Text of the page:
Tuesday, September 05, 2006

The Decision to Live

Sarah wrote an interesting post examining the behavior of terrorists’ hostages, and expressing her hope that if she were taken hostage, she wouldn’t bow to the terrorists and claim to convert to Islam or beg for her release, but instead she hoped she’d
stand up for what she believes in “and show the enemy how an American dies.”

I too have always admired Fabrizio Quattrocchi for the words he screamed before being executed by his captors: “Now I'll show you how an Italian dies." It was an amazing sign of courage. With those last words, he managed to destroy any kind of propaganda value of the footage of his execution; instead the terrorists just became snuff film producers. I am surprised they even released the footage, considering how embarrassing the message was to their cause: even when faced with certain death, Quattrocchi refused to bow to the terrorists. He wasn’t scared. They were never going to be the masters of his fate. Even though he died at their hands, he wasn’t going to let them “own” him or even take responsibility for his killing. With those last words, he took back his life. He died fighting terrorism, but he didn’t lose to terrorism.

Marianne Pearl writes a monthly article for Glamour magazine, and wrote of her husband’s bravery during his captivity, how he smiled when they filmed him with a gun to his head and never really lost himself during his captivity, never caving in. She has also been a beacon of hope in many ways, vowing to live her life honoring Daniel’s death. When their son was born a few months after Daniel’s brutal and very public murder, the photo released showing her glowing face next to their newborn’s, was a slap in the face to any message of fear her husband’s murderers were trying to convey.

I don’t know how I would behave if abducted. It reminds me of that old anecdote about a dinner discussion over prostitution. At an uppity dinner party a woman says she how vile she finds prostitution, and her conversation partner, and older and quite dashing man asks: “well, would you spend the evening with me for a million dollars?” And she laughed, responding that she would consider it. And then he asked: “Well, would you sleep with that man over there for $10?” And she exclaimed: “Never! Do you think I am a whore?” To which he responded: “Well, we have already established that you are, but now we are trying to find out your price.”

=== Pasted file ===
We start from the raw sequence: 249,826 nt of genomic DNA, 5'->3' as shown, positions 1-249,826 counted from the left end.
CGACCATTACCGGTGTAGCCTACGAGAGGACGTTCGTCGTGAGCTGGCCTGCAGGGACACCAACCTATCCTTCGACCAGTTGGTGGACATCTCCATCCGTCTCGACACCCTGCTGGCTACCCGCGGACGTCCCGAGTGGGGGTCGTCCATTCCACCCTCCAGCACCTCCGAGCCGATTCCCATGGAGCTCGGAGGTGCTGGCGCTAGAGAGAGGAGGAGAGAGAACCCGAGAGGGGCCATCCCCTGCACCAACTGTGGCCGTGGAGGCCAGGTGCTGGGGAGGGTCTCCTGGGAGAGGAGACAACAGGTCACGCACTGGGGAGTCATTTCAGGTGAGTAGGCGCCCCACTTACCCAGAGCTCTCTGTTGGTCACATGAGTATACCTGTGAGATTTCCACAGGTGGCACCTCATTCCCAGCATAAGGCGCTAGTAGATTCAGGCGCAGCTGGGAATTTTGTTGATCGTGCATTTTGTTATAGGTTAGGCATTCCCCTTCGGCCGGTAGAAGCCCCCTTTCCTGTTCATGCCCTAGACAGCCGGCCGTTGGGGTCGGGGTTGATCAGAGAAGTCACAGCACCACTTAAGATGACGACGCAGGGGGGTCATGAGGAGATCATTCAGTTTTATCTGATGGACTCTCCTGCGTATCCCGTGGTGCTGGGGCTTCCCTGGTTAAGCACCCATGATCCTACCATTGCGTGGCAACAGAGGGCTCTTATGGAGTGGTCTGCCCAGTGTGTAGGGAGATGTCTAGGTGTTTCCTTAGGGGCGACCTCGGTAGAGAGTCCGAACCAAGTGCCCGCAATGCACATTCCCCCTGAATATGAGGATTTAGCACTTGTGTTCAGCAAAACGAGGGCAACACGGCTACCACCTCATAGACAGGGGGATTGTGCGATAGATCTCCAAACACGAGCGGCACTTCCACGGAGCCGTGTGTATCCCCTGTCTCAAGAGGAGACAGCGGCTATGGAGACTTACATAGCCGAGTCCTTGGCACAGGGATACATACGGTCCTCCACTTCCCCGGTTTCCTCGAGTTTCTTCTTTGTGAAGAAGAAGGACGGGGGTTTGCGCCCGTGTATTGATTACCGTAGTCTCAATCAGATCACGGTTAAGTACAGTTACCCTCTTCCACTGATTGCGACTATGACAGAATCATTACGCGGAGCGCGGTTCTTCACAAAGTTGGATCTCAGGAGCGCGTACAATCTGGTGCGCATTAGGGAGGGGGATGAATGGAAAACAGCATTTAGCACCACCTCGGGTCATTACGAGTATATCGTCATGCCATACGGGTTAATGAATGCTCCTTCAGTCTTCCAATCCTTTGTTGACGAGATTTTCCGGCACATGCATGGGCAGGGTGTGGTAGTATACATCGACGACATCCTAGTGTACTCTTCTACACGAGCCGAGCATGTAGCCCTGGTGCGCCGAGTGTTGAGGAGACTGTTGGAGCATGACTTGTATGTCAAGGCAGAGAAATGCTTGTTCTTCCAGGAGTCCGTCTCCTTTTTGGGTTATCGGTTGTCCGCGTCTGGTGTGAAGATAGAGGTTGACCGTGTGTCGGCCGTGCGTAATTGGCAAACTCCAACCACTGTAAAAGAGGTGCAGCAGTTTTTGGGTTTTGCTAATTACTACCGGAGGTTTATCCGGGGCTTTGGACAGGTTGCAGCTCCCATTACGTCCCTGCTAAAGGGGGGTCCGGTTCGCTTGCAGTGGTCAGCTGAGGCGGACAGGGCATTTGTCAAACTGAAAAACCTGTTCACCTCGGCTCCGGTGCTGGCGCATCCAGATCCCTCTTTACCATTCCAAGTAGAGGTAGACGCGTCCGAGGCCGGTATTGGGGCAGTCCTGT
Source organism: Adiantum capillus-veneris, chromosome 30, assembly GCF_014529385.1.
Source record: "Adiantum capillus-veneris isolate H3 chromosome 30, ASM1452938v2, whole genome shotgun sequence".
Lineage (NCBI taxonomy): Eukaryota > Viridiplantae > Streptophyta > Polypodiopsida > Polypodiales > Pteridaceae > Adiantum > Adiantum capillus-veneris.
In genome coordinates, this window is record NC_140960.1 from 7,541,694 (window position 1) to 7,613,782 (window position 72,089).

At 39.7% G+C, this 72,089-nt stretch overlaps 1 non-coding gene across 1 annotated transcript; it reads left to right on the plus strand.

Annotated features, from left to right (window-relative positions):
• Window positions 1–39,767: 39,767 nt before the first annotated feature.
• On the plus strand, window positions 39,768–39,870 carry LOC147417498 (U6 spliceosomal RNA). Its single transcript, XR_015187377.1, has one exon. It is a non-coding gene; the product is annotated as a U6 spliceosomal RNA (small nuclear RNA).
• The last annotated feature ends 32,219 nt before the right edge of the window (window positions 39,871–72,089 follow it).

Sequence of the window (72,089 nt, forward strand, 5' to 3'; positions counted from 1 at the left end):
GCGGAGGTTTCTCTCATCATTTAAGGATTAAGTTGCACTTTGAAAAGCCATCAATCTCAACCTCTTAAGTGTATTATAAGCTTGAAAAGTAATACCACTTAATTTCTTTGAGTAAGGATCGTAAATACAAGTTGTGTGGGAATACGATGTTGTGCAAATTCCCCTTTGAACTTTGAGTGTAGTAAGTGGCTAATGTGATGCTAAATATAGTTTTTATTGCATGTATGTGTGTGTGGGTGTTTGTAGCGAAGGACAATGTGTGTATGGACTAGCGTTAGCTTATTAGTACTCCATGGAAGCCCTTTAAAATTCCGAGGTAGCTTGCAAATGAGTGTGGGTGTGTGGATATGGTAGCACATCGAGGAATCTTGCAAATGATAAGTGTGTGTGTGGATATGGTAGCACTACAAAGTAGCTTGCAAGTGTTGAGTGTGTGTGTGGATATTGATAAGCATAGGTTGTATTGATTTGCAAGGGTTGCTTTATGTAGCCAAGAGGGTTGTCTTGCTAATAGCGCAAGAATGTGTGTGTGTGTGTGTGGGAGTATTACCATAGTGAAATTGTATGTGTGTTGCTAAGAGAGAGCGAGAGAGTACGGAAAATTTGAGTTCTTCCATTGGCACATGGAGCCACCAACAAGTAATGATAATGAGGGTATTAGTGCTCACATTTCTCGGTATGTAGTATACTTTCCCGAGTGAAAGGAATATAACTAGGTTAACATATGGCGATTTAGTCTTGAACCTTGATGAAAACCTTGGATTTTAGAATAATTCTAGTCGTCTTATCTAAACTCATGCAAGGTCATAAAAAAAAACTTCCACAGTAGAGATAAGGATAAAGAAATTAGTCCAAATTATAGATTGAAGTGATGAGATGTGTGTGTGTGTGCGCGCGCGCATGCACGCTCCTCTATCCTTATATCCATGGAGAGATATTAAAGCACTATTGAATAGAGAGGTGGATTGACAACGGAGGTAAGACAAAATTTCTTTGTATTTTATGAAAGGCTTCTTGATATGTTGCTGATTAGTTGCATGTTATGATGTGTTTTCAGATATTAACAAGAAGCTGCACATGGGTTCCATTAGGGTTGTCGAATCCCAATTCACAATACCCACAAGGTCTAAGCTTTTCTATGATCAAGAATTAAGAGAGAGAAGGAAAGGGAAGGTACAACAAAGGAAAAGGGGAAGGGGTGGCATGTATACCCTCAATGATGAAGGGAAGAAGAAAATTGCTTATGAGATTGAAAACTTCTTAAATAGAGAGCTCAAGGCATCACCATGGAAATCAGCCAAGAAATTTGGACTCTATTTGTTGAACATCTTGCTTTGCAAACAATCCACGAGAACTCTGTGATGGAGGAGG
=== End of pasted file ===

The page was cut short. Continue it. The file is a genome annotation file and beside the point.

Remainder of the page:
And that is how I view peoples’ behavior in captivity of hostages. I think everyone has their price. A threshold beyond which their values can be for sale. For some the price is lower than others. For Quattrocchi, his life wasn’t worth giving up his values. The Pearls and Quattrocchis of this world are an inspiration, but I really don’t know what my threshold is.


Blogger Sarah said...

I think it's sad that in my comments section, one guy asked what he was supposed to do as a father, just leave his kids fatherless? And that was entirely my point. I'm not saying I'm better than him for wanting to make a different decision, but if every American says "someone else has to fight because I have kids", then we're doomed.

3:14 PM  
Blogger CaliValleyGirl said...

Yep. It's sad, the commentor seems to ignore the fact that many soldiers are parents too. I would hope that I would stay strong, but I just don't know. Your post was thought-provoking.

5:22 PM  
Blogger Teresa said...

Say what we will, none of us know what we would do unless directly involved in a situation. It's good to think about and to direct your mind to what you feel inside is the right course to pursue. Then you hope like hell you can stick to it when the going gets deadly.

I'd like to think I could stick it and tell a terrorist "up yours". But until confronted I could never claim to be as brave as Quattrocchi or Pearl. (I don't include soldiers in this because they are brave in an entirely different way and I know I can't match that!)

4:26 AM  
Blogger Nicole said...

I recently watched an interview with Jill Carroll and I kept trying to imagine that kind of intense fear...I don't think a person ever could.

4:32 AM  
Blogger Courtney said...

That is very thought provoking. I have no idea how I would respond. I think everyone wishes they would be strong but it really comes down to a "you have to be there" kind of situation.

6:49 AM  
Blogger StoicMom said...

I'm glad you wrote this. I've been thinking about this too and wondering if I would have converted-at-gun-point or pledged allegience to my own God. I hope I would have enough faith to stand up to the terrorists. But having never been tested, I really don't know how strong I am. I don't fault those reporters for their actions. They will be judging themselves for the rest of their lives, they don't need my judgements.

1:10 PM  
Blogger Sarah said...

StoicMom -- I know about not being tested. The other night I woke up with a horrible charley horse. The next morning I told my husband that it was the worst pain I'd ever felt. And then I sheepishly said, "I don't really know what pain is, do I?" I know I'd have to be in a hostage situation to really know how I'd react, but I want to believe I could put my money where my mouth is.

2:51 PM  
Blogger MQ said...

Wow, I could only hope to be that brave. I agree Sarah, I'm even glad to be a soldier's spouse and not a soldier myself. I'm not sure I'm brave enough to be even a soldier :(

3:14 AM  

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